Citing US, European and Afghan officials, the Times reported that the US has about 1,000 more troops in the war-torn nation than it has disclosed. Officially, the Pentagon claims that its forces in Afghanistan total 2,500, but this figure allegedly does not accurately represent how many US boots are actually on the ground there.
Special Operations forces have been taken ‘off the books’, according to a senior US official who spoke to the paper, as well as some units that have been deemed ‘temporary’ or are transitioning from the warzone. Some of these elite units reportedly work under both the Pentagon and the CIA.
Under the Donald Trump administration, the US began scaling back its presence in Afghanistan, which was at around 12,000 troops this time last year. The withdrawal angered some in the Pentagon who claimed that they would need at least 8,600 troops to continue training operations and counterterrorism missions in the country. A recent report tasked with reviewing a peace deal with the Taliban concluded that 4,500 troops would be necessary in order to “secure US interests” in Afghanistan.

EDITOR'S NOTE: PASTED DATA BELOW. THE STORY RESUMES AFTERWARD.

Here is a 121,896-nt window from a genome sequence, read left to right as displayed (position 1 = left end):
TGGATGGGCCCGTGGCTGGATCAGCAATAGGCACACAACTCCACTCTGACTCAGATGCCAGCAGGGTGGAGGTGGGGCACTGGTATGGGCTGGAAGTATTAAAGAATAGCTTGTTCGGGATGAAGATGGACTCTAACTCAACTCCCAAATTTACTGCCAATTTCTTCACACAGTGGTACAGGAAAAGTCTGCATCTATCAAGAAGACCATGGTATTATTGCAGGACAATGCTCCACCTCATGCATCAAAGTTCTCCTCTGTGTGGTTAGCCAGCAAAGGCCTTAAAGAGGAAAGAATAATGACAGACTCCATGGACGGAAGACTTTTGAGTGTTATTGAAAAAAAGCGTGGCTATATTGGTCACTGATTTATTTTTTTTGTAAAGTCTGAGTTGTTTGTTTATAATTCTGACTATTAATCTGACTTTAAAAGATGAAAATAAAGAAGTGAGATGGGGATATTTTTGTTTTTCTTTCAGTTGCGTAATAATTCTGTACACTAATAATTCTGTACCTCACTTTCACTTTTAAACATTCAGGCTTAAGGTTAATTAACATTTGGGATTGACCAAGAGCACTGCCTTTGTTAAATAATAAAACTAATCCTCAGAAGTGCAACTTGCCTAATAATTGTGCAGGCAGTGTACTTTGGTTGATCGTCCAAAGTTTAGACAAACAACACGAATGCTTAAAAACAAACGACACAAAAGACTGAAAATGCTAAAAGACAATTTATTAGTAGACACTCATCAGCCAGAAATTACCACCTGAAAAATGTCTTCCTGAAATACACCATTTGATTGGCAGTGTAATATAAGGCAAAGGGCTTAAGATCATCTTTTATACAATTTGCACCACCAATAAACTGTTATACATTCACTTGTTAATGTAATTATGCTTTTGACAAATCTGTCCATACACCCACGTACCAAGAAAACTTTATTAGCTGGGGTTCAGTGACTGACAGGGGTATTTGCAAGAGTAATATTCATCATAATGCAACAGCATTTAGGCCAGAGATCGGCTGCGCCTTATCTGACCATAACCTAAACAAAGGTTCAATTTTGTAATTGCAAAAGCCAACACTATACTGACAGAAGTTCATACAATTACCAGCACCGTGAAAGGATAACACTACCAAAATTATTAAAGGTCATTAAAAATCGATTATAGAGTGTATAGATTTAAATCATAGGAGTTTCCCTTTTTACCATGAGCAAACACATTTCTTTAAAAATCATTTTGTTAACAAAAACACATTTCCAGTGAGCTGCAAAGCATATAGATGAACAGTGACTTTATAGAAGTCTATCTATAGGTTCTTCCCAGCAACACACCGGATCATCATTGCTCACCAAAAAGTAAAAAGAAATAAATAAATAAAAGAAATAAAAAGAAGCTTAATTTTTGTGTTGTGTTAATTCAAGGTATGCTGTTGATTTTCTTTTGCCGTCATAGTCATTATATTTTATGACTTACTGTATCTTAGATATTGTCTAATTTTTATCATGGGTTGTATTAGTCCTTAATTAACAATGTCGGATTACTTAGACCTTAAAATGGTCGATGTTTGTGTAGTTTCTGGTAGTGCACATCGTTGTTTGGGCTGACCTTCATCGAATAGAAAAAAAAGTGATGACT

The disclosure of the allegedly larger-than-reported military presence in Afghanistan comes weeks before a May 1 deadline set by Trump to complete a full withdrawal. It is not yet clear whether President Joe Biden’s administration will honor the plan, which was part of an agreement with the Taliban. The Washington Post reported on Saturday that many US officials thought it was unlikely that all American forces would leave the country by May.
Recent efforts to bring the nearly 20-year-old conflict in Afghanistan to an end have been slow to produce results. However, the Afghan government recently agreed to attend an international conference with the Taliban in Turkey next month, at the invitation of the Biden administration.
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